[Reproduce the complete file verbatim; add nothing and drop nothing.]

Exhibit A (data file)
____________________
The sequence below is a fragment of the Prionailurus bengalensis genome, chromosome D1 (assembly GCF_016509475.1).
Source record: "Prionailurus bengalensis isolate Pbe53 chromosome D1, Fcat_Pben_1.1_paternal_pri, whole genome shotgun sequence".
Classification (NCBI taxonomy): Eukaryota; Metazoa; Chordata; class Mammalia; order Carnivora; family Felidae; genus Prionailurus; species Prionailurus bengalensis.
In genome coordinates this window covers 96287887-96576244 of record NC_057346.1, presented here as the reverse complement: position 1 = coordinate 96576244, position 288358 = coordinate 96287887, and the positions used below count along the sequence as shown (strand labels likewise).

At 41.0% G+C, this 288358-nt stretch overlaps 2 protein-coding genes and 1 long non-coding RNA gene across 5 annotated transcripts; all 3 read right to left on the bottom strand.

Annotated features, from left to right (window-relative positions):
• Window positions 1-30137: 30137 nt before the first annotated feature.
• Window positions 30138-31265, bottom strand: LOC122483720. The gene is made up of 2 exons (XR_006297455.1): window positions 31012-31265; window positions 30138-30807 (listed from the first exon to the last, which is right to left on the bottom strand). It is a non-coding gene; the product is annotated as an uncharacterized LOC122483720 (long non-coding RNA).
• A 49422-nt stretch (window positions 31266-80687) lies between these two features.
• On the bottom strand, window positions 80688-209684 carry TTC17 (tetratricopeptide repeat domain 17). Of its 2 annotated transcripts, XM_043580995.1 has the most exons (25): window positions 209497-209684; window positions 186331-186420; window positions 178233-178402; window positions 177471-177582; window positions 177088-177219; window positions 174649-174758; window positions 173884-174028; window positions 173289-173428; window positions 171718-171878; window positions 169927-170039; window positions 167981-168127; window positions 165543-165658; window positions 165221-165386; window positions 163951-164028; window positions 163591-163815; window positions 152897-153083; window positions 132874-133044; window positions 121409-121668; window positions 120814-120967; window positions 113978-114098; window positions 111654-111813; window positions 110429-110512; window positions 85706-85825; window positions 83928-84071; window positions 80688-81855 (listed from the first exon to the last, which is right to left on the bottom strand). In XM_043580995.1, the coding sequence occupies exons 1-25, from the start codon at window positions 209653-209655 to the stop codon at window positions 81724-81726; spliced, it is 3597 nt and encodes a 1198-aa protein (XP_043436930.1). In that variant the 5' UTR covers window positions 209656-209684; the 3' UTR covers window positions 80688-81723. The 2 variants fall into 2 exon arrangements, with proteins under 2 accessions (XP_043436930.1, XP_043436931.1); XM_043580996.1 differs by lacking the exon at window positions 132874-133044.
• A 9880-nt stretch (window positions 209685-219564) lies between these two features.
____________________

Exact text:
The sequence below is a fragment of the Prionailurus bengalensis genome, chromosome D1 (assembly GCF_016509475.1).
Source record: "Prionailurus bengalensis isolate Pbe53 chromosome D1, Fcat_Pben_1.1_paternal_pri, whole genome shotgun sequence".
Classification (NCBI taxonomy): Eukaryota; Metazoa; Chordata; class Mammalia; order Carnivora; family Felidae; genus Prionailurus; species Prionailurus bengalensis.
In genome coordinates this window covers 96287887-96576244 of record NC_057346.1, presented here as the reverse complement: position 1 = coordinate 96576244, position 288358 = coordinate 96287887, and the positions used below count along the sequence as shown (strand labels likewise).

At 41.0% G+C, this 288358-nt stretch overlaps 2 protein-coding genes and 1 long non-coding RNA gene across 5 annotated transcripts; all 3 read right to left on the bottom strand.

Annotated features, from left to right (window-relative positions):
• Window positions 1-30137: 30137 nt before the first annotated feature.
• Window positions 30138-31265, bottom strand: LOC122483720. The gene is made up of 2 exons (XR_006297455.1): window positions 31012-31265; window positions 30138-30807 (listed from the first exon to the last, which is right to left on the bottom strand). It is a non-coding gene; the product is annotated as an uncharacterized LOC122483720 (long non-coding RNA).
• A 49422-nt stretch (window positions 31266-80687) lies between these two features.
• On the bottom strand, window positions 80688-209684 carry TTC17 (tetratricopeptide repeat domain 17). Of its 2 annotated transcripts, XM_043580995.1 has the most exons (25): window positions 209497-209684; window positions 186331-186420; window positions 178233-178402; window positions 177471-177582; window positions 177088-177219; window positions 174649-174758; window positions 173884-174028; window positions 173289-173428; window positions 171718-171878; window positions 169927-170039; window positions 167981-168127; window positions 165543-165658; window positions 165221-165386; window positions 163951-164028; window positions 163591-163815; window positions 152897-153083; window positions 132874-133044; window positions 121409-121668; window positions 120814-120967; window positions 113978-114098; window positions 111654-111813; window positions 110429-110512; window positions 85706-85825; window positions 83928-84071; window positions 80688-81855 (listed from the first exon to the last, which is right to left on the bottom strand). In XM_043580995.1, the coding sequence occupies exons 1-25, from the start codon at window positions 209653-209655 to the stop codon at window positions 81724-81726; spliced, it is 3597 nt and encodes a 1198-aa protein (XP_043436930.1). In that variant the 5' UTR covers window positions 209656-209684; the 3' UTR covers window positions 80688-81723. The 2 variants fall into 2 exon arrangements, with proteins under 2 accessions (XP_043436930.1, XP_043436931.1); XM_043580996.1 differs by lacking the exon at window positions 132874-133044.
• A 9880-nt stretch (window positions 209685-219564) lies between these two features.